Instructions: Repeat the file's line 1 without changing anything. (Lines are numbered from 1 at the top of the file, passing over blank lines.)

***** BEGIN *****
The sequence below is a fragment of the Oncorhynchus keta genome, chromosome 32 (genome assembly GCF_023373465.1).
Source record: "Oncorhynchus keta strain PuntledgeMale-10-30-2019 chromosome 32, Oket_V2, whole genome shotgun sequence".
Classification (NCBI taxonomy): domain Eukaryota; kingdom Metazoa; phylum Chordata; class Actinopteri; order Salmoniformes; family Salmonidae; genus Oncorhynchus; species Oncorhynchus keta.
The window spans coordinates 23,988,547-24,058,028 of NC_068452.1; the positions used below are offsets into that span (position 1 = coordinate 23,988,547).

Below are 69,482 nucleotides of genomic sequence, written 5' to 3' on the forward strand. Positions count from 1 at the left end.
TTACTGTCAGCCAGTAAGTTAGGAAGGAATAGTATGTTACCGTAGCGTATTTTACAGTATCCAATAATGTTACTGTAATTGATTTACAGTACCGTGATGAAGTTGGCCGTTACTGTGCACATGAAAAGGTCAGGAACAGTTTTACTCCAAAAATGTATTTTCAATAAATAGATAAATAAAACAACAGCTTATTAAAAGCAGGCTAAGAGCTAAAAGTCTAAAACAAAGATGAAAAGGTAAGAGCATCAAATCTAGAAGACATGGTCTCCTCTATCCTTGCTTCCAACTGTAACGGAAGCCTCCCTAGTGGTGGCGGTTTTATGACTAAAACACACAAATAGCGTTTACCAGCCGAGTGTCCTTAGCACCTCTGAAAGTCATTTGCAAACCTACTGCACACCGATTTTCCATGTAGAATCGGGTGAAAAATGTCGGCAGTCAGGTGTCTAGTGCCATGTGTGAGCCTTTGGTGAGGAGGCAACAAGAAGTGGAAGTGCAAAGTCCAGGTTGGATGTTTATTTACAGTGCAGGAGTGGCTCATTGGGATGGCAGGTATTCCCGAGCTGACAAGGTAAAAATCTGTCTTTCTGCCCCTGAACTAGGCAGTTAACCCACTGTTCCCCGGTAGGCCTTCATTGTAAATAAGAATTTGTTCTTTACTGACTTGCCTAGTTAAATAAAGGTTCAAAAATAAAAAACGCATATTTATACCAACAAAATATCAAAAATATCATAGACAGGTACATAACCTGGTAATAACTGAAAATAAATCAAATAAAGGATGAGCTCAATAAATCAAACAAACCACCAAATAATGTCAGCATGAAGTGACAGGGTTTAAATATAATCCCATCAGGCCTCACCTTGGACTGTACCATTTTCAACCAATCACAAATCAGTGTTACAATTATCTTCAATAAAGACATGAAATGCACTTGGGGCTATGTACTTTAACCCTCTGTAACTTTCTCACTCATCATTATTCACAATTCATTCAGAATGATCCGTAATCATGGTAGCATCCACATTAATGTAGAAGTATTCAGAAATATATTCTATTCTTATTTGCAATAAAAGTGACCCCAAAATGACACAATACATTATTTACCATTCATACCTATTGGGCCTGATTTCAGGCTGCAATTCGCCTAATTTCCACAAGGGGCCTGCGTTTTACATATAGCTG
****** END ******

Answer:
The sequence below is a fragment of the Oncorhynchus keta genome, chromosome 32 (genome assembly GCF_023373465.1).